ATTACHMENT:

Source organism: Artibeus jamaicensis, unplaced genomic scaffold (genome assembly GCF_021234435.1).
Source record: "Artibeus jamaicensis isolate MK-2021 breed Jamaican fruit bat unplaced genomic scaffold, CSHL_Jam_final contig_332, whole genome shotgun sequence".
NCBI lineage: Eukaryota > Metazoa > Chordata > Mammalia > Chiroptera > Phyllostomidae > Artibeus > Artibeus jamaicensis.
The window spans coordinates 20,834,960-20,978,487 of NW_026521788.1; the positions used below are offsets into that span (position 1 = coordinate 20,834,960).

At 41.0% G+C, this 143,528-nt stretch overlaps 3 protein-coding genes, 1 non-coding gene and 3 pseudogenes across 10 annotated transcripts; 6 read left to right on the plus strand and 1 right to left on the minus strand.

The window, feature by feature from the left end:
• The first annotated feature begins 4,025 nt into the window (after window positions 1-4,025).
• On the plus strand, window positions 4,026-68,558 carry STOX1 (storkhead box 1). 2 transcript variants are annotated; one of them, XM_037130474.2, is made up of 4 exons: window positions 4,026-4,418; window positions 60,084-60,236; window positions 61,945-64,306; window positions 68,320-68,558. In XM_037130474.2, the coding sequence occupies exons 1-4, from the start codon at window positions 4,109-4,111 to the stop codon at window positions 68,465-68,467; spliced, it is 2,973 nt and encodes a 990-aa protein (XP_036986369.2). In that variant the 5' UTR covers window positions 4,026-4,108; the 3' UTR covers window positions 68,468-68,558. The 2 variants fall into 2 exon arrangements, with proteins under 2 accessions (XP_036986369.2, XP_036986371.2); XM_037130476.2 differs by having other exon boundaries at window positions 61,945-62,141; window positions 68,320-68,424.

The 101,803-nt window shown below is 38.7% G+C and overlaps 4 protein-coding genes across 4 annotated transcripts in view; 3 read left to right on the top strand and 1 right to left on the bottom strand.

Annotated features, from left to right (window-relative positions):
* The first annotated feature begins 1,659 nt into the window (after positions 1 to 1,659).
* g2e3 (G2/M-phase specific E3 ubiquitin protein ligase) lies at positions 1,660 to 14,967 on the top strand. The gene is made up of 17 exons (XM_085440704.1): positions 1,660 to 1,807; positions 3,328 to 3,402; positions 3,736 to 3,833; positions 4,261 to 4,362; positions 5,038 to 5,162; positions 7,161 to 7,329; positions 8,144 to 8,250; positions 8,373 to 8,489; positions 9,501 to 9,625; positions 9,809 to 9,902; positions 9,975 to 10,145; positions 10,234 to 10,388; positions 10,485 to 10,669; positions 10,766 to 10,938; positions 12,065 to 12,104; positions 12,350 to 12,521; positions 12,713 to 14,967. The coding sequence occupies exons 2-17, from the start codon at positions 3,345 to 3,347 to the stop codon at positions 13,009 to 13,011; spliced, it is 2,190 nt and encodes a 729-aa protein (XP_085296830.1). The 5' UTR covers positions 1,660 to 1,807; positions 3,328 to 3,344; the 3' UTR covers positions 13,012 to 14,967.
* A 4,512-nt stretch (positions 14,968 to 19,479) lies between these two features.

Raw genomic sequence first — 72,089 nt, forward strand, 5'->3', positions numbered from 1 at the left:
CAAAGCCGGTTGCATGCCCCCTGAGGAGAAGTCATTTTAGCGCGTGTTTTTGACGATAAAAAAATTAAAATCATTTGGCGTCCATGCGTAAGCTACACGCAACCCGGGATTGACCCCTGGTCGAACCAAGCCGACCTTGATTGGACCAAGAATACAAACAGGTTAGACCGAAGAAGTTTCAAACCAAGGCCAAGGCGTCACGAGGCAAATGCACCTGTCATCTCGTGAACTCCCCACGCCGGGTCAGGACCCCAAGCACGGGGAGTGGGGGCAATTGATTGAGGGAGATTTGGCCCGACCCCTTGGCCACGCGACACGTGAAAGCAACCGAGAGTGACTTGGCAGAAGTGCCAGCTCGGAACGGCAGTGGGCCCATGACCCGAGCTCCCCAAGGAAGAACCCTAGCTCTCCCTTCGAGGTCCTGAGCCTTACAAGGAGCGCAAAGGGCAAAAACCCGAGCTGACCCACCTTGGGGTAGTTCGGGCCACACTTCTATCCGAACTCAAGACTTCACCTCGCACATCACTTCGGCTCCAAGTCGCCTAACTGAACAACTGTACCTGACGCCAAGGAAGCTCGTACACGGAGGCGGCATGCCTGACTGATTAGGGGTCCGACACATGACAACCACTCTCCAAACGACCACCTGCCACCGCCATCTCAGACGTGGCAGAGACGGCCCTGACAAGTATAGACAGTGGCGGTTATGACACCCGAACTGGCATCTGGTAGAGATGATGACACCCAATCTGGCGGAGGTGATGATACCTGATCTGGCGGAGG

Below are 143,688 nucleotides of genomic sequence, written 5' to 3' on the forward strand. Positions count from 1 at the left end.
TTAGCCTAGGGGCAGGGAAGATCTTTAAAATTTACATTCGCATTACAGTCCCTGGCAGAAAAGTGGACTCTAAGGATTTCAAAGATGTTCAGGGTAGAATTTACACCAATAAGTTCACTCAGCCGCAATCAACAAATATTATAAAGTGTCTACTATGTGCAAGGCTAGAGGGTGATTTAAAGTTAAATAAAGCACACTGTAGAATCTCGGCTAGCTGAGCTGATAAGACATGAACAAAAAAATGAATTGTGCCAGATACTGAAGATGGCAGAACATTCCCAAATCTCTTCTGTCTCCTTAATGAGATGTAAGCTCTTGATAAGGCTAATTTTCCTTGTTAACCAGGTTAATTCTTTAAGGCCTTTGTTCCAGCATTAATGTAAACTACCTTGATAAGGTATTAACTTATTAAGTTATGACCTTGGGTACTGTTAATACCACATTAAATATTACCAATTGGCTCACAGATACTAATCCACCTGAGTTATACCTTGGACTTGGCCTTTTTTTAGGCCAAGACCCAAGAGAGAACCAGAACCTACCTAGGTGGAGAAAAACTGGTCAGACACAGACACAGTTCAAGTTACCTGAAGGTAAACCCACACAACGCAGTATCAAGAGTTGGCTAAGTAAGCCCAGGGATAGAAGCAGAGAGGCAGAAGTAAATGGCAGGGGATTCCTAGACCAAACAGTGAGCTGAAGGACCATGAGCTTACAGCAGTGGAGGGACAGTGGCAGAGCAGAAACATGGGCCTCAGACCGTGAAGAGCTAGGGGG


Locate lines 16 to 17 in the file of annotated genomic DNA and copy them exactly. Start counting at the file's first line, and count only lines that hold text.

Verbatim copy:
Below are 143,688 nucleotides of genomic sequence, written 5' to 3' on the forward strand. Positions count from 1 at the left end.
TTAGCCTAGGGGCAGGGAAGATCTTTAAAATTTACATTCGCATTACAGTCCCTGGCAGAAAAGTGGACTCTAAGGATTTCAAAGATGTTCAGGGTAGAATTTACACCAATAAGTTCACTCAGCCGCAATCAACAAATATTATAAAGTGTCTACTATGTGCAAGGCTAGAGGGTGATTTAAAGTTAAATAAAGCACACTGTAGAATCTCGGCTAGCTGAGCTGATAAGACATGAACAAAAAAATGAATTGTGCCAGATACTGAAGATGGCAGAACATTCCCAAATCTCTTCTGTCTCCTTAATGAGATGTAAGCTCTTGATAAGGCTAATTTTCCTTGTTAACCAGGTTAATTCTTTAAGGCCTTTGTTCCAGCATTAATGTAAACTACCTTGATAAGGTATTAACTTATTAAGTTATGACCTTGGGTACTGTTAATACCACATTAAATATTACCAATTGGCTCACAGATACTAATCCACCTGAGTTATACCTTGGACTTGGCCTTTTTTTAGGCCAAGACCCAAGAGAGAACCAGAACCTACCTAGGTGGAGAAAAACTGGTCAGACACAGACACAGTTCAAGTTACCTGAAGGTAAACCCACACAACGCAGTATCAAGAGTTGGCTAAGTAAGCCCAGGGATAGAAGCAGAGAGGCAGAAGTAAATGGCAGGGGATTCCTAGACCAAACAGTGAGCTGAAGGACCATGAGCTTACAGCAGTGGAGGGACAGTGGCAGAGCAGAAACATGGGCCTCAGACCGTGAAGAGCTAGGGGG